Planning is key

As you embark on this seemingly insurmountable journey, remember that almost one million international students choose to study in the United States every year, and each one of them had to go through this same process to make it a reality. Of course, there are some practical considerations about studying in the United States, one of which involves the cost of a U.S. university education. However, if you use the various resources that are available to you and start to investigate the process as early as possible, you may find that even cost can be manageable. U.S. colleges and universities want international students on their campuses and therefore dedicate scholarship funds to assist students financially to make their presence on campus a reality.

Be sure to discuss the possibility of financial assistance for international students with your secondary school counselors and university admission staff, and understand how international students fit into a university’s admission and financial assistance process when applying. Reach out to mentors who are familiar with the overall college search process, whether they are at your school, work as independent college counselors, or serve as educational advisors at an EducationUSA office in a nearby city.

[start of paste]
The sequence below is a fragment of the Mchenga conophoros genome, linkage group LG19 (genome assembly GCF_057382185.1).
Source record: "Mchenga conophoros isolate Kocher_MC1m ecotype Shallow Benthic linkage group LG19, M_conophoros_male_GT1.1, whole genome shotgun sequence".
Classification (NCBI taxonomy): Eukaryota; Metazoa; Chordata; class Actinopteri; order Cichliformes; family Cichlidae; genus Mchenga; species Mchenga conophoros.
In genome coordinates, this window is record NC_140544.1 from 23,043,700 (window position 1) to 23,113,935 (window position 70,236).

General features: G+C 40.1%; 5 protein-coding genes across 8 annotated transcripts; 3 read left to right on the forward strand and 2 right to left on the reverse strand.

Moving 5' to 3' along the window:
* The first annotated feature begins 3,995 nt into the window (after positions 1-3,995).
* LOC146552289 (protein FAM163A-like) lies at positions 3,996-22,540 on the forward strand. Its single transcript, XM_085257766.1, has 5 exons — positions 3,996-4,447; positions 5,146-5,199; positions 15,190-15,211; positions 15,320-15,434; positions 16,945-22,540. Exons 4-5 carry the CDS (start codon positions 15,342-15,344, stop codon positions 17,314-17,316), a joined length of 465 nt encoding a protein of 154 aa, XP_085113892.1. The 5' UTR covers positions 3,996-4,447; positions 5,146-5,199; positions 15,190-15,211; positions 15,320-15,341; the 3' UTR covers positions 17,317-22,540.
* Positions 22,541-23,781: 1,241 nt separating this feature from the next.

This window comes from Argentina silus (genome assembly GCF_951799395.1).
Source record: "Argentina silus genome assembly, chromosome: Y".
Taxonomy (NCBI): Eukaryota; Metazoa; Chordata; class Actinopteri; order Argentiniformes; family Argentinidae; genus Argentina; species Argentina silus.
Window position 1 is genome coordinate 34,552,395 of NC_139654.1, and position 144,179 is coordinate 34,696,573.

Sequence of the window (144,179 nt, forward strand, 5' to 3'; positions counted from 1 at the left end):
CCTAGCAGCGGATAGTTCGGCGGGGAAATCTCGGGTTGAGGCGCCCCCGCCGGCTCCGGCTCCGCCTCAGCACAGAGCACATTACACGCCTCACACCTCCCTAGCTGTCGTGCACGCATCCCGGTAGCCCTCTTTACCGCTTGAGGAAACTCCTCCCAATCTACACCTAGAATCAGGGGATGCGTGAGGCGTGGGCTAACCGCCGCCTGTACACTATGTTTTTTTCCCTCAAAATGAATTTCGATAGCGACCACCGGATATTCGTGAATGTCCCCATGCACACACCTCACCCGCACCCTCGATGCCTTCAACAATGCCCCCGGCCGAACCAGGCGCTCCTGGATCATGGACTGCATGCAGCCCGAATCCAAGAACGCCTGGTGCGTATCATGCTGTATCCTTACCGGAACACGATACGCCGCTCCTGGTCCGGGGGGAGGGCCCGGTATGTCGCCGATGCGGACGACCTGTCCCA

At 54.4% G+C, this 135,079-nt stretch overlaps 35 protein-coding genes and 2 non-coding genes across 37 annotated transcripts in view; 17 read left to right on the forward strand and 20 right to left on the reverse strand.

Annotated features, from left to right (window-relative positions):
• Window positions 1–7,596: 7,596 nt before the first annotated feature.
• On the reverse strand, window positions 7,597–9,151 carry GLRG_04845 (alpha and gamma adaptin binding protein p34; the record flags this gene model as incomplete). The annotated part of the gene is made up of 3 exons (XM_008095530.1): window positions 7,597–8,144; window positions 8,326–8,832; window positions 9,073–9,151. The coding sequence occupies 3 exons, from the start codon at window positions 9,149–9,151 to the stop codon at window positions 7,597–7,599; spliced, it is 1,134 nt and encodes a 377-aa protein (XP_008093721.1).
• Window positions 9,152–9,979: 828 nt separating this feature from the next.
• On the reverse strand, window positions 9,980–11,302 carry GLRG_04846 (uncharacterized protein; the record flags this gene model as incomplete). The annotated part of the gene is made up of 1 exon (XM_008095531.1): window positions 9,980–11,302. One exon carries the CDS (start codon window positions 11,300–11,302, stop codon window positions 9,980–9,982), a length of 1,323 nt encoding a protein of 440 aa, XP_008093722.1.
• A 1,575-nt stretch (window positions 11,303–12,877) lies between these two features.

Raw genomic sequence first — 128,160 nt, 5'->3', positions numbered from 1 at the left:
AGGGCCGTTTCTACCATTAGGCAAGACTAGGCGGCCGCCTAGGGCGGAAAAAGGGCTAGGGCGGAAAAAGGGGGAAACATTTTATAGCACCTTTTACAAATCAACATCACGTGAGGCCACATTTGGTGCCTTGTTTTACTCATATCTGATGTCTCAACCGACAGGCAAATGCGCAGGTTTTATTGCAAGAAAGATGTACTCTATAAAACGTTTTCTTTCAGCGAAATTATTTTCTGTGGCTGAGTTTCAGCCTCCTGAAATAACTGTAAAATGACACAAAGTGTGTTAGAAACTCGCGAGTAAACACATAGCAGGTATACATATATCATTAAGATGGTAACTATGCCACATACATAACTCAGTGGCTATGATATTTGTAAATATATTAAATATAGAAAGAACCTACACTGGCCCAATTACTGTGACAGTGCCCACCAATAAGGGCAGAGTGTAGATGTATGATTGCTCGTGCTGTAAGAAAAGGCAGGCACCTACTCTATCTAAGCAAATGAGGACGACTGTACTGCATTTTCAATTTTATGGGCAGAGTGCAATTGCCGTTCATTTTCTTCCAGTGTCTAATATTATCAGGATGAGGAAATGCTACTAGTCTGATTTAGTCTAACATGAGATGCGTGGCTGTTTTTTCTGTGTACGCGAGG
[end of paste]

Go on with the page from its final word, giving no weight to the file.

An exciting time

Remember, there are several resources to help you make the right decision about studying in the United States and choosing the right college or university for your academic interests, social interests, and ideal living environment. Use this magazine and its website, ACUInfo.com, to begin the process and make contact with key advisors and mentors who can help you with a significant segment of your journey.

And get ready for an experience of a lifetime!